Rebuilding the VA One Bureaucrat at a Time

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“There are no two words more harmful in the English language than ‘good job,'” according to J. K. Simmons in his riveting role as a jazz instructor in Whiplash.

President Obama and the VAWith all due respect, “good job” now must take back seat to “chipping away,” as President Obama declared in a recent visit to a VA facility in Phoenix. According to an article published in the Columbus Dispatch, President Obama declared that his new VA leadership is “chipping away at those problems.” Certainly the Government Accountability Office “GAO” and President Obama don’t seem to be reading from the same script as earlier reported by SFTT on veterans with severe depression:

10% of vets treated by VA have major depressive disorder and 94% of those are prescribed anti-depressants
86% of audited files of vets on anti-depressants did not receive a follow up evaluation within the required 4-6 weeks
40% of the same group of veterans on anti-depressants did not receive follow up care within the recommended time frame
63% of suicide cases were inaccurately processed

This means 500,000 veterans have major depressive disorder and 470,000 of those are prescribed anti-depressants. This means it is possible that 404,200 veterans on anti-depressants are not receiving timely follow up assessments.

Frankly, Mr. President “chipping away” at the problems of the VA is simply no where near a “good job,” let alone “mission accomplished.”

Simplified Model to Fix the VA

While I have no intention of engaging in partisan “gotcha” games, some problems are simply too big to fix with a bureaucratic house-cleaning.  With 340,000 employees, the  VA seems managerially adrift and totally unresponsive to the needs of our brave Veterans.   Can it be “fixed” from within?  I doubt it.   Responsiveness to address the needs of our Veterans clearly seems to have taken backseat to a bureaucratic structure that is both self-serving and adrift from the needs of the constituents it is mandated to serve.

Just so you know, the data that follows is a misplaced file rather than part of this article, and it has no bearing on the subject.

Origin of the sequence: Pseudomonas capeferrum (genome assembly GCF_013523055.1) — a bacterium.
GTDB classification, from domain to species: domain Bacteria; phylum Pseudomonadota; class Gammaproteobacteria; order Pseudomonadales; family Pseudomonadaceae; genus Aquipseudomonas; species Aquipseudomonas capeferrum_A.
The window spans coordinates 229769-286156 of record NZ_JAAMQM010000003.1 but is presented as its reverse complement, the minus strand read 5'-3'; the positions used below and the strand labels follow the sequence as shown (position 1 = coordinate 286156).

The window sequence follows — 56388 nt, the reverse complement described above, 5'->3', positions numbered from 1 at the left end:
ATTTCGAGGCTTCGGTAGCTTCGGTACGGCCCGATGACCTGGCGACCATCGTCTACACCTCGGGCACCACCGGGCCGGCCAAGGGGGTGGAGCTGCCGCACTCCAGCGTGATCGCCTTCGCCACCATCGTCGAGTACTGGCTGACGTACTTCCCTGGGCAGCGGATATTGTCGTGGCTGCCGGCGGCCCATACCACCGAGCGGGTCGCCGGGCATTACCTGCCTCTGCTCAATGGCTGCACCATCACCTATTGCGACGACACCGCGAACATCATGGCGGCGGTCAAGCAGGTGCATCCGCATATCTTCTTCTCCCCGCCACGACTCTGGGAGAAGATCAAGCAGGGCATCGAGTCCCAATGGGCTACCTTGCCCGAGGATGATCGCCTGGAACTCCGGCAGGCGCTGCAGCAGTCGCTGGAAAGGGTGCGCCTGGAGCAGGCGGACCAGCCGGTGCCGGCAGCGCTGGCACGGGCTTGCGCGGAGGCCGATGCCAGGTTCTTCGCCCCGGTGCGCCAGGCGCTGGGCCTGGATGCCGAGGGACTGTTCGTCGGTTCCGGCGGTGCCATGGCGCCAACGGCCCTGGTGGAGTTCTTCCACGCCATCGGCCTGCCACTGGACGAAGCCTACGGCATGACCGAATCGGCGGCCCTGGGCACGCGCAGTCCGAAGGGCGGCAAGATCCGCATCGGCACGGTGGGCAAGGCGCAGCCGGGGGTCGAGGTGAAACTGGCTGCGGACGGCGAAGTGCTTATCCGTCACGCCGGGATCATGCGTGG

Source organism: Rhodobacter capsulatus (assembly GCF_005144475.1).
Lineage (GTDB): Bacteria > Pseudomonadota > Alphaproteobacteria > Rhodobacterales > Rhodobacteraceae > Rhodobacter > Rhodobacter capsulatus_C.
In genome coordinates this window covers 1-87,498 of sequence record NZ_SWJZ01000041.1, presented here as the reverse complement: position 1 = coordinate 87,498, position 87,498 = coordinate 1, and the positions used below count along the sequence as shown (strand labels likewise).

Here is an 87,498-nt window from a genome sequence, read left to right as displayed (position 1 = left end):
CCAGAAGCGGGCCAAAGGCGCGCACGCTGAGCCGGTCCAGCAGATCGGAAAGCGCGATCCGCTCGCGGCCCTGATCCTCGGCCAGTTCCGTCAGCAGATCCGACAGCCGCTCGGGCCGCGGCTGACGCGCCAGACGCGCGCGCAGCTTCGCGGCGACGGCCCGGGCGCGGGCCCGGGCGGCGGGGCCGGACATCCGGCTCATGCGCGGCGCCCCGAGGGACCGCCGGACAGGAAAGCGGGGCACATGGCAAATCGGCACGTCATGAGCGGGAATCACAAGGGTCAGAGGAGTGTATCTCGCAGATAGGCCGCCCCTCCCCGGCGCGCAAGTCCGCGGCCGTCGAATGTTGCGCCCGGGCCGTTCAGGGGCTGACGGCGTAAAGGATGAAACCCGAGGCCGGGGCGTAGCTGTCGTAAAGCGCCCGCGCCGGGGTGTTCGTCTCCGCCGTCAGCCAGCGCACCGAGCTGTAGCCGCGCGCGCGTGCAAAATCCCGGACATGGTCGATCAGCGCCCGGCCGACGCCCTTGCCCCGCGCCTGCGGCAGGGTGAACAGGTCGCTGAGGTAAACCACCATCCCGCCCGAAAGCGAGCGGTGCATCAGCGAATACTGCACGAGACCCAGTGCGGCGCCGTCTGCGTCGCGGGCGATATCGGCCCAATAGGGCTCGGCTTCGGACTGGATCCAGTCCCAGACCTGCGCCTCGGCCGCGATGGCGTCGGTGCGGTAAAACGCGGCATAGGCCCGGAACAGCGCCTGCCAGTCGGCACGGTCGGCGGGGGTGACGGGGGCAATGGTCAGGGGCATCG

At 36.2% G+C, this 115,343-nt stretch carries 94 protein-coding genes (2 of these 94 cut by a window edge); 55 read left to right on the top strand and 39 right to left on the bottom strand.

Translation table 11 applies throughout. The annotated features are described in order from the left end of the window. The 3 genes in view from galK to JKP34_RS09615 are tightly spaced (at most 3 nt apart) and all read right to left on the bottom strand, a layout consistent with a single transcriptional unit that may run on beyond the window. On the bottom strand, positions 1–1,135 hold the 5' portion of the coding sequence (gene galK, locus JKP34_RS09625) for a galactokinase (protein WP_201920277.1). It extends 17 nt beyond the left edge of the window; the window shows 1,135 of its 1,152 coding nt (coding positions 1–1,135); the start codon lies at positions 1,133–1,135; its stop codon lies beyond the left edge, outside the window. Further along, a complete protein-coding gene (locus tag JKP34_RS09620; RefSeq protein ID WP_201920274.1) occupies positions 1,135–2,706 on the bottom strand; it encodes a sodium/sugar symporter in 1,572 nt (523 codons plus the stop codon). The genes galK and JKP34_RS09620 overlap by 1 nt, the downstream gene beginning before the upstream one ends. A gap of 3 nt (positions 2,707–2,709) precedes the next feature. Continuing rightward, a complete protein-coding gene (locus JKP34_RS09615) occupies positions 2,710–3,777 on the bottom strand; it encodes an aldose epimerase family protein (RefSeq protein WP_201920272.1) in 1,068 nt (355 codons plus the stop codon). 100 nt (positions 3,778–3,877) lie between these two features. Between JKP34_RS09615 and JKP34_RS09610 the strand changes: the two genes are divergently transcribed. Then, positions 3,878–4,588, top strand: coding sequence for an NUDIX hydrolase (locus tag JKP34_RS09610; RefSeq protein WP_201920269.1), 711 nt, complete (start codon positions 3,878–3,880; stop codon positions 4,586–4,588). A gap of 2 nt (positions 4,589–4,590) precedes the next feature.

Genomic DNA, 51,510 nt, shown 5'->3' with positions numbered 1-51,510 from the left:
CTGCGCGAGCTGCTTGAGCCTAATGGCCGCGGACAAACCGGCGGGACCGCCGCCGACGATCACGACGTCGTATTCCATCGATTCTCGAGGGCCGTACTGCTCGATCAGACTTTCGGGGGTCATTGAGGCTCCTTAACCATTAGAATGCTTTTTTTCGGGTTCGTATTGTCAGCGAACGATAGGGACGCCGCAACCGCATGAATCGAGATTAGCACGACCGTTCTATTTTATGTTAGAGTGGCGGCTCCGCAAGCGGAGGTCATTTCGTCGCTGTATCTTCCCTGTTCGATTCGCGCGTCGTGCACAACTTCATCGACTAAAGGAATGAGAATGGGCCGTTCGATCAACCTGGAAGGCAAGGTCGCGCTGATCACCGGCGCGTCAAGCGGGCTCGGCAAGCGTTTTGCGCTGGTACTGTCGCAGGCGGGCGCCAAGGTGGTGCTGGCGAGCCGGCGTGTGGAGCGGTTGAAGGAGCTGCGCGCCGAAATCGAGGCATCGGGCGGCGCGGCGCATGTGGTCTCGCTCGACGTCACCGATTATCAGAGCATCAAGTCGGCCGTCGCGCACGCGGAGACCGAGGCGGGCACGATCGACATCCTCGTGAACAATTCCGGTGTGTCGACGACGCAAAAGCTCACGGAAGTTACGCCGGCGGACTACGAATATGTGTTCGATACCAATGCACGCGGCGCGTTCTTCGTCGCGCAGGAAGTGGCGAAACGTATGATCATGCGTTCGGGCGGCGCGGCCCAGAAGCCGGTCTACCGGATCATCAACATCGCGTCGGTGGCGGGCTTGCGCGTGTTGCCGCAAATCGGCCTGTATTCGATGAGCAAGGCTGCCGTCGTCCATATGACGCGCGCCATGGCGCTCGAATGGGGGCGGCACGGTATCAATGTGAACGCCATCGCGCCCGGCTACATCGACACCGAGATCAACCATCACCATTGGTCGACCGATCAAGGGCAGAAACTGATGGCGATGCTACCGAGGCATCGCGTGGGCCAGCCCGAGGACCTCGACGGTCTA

In these situations, it is generally best to segregate the organization into activities or functions that “work” from those that have manifest problems.  Sure, some Veteran support functions may not be “broken” and in those cases it might well to determine what resources are required to fix the problem – and, if adequate resources are allocated to borderline cases, will the desired outcome be acceptable.

These need not be a complicated exercise, but is certainly one which VA bureaucratic insiders will sabotage.  The following decision tree results:

  1. VA Functions that “Work”:  Staff appropriately and allocate resources to either enhance or maintain capabilities;
  2. VA Functions that “May be Viable”:   Determine what problematic functions are viable and invest, or eliminate;
  3. VA Functions that are “Not Viable as Presently Administered”:   Current VA activities that are not viable or cannot be fixed within the current VA structure should be eliminated and/or outsourced to the private sector.

Simply throwing more taxpayer money at an institution with a stunted bureaucratic hierarchy  makes absolutely no sense.   I can sense President Obama’s frustration, but sadly the chronic neglect of our brave Veterans requires more that “chipping away” political soundbites.

The “Choice Card” Thwarted by VA Bureaucrats

Lat summer with great fanfare, Congress passed emergency legislation designed to provide Veterans with emergency healthcare in the private sector if adequate service was not available from the VA.   In general, the “Choice Card” was provided to Veterans who were more than 40 miles from a VA facility, however, it now appears that the VA disqualified some 80% of those Veterans who applied for medical help from the private sector.

It is no wonder that the entrenched bureaucracy at the VA is fighting tooth-and-nail to avoid letting Veterans determine the care they wish to receive.   James Tuchschmidt of Concerned Veterans argues that:

“We are now entering a realm where we, quite frankly, are running a health plan, where the veteran, the patient, decides what happens to them, and where they go, and how they get care, and what care they get. And this is a huge cultural shake-up, quite frankly, for us as an organization.”

Will the VA allow this initiative to succeed?  I doubt it, unless both the President and Congress insist on VA leaders who are prepared to effect “real” change rather than administer the status quo which is largely broken and ineffective in dealing with the needs of our Veterans.

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